Daily Archives: November 27, 2012

Jim Pickard

Labour is putting forward an opposition day motion for Wednesday on employiment and social security: but the wording was subtly changed in recent hour, as one eagle-eyed reader has noticed.

The difference is that the new version no longer contains the phrase “before proceeding with further reform”” at the end: that may reflect a tussle on Labour’s front bench between Blairite types and their opponents, although they are unlikely to admit this.

Version 1:

Jobs and Social Security

This House notes that only just over two in every hundred people referred to the Work Programme in its first year have gone into work; further notes that it has delivered a worse outcome than no programme at all; recognises long term unemployment is soaring and that the welfare bill is projected to be £20 billion higher than planned; notes with concern that the government is cutting £14 billion from tax credits and is taking £6.7 billion from disability benefits to pay for this cost of failures; and calls on the Government to implement a bank bonus tax to fund a Real Jobs Guarantee for young people and commission a cumulative impact assessment of disability benefit changes before proceeding with further reform.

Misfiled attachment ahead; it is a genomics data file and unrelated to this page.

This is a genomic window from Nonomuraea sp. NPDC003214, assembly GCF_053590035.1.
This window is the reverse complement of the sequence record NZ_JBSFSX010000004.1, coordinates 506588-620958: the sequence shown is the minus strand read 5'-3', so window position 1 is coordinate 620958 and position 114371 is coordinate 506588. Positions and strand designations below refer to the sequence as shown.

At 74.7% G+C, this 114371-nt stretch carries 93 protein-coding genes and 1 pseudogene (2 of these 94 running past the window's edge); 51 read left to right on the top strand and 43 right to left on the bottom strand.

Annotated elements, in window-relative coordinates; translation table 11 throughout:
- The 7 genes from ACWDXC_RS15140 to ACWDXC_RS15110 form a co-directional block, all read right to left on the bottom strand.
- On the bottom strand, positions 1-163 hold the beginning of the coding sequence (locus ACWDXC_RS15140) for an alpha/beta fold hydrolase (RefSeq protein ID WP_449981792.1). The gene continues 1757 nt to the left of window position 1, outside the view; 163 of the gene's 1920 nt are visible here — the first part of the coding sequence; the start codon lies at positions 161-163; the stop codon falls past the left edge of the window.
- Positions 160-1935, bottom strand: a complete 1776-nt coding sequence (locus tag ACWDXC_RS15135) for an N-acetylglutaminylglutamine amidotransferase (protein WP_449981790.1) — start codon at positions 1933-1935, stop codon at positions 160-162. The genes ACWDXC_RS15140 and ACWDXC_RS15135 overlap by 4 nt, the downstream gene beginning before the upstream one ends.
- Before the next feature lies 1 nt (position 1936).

Version two.

Jobs and Social Security

This House notes that only just over two in every hundred people referred to the Work Programme in its first year have gone into work; further

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Kiran Stacey

Mark Hoban, the employment minister, has just suffered a bit of a torrid press conference with the assorted ranks of the British press after the Department for Work and Pensions admitted its £5bn back-to-work scheme has fallen well short of its own targets.

The government’s figures show the scheme had found sustained employment (six months for most, three months for those most difficult to help) for just 2.3 per cent of people. The department had set a minimum performance level for itself of 5.5 per cent.

Why is it failing? There are many reasons, but here are the main ones:

1) The economy is worse than expected. The original assumptions built into the scheme were that the UK economy would be growing at 2 per cent. Of course, it is not, which means there are fewer jobs around to be had.

2) The targets were too high. As a way of getting the Treasury to cough up the cash needed for the scheme, the department for work and pensions set very aggressive targets for providers. This has been a concern right from the start of the scheme, as the FT’s former public policy editor, wrote last yearRead more